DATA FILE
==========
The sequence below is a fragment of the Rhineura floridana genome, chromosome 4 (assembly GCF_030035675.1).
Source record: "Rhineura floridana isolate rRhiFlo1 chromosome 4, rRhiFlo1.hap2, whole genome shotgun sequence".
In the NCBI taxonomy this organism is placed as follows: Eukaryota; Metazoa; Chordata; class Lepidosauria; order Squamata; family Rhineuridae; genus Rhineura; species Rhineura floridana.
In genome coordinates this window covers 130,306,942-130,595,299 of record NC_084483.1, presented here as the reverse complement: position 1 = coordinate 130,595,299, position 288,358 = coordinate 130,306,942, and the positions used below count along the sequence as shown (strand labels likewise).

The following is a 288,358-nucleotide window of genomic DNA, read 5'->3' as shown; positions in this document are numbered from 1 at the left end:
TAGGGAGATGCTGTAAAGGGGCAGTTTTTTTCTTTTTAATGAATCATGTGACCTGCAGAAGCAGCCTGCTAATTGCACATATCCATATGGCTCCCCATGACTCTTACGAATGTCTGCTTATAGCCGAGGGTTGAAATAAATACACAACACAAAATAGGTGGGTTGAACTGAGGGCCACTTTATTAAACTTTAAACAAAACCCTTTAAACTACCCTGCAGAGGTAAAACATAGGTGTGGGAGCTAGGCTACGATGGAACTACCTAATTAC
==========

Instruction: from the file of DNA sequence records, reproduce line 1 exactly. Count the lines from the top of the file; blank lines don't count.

The sequence below is a fragment of the Rhineura floridana genome, chromosome 4 (assembly GCF_030035675.1).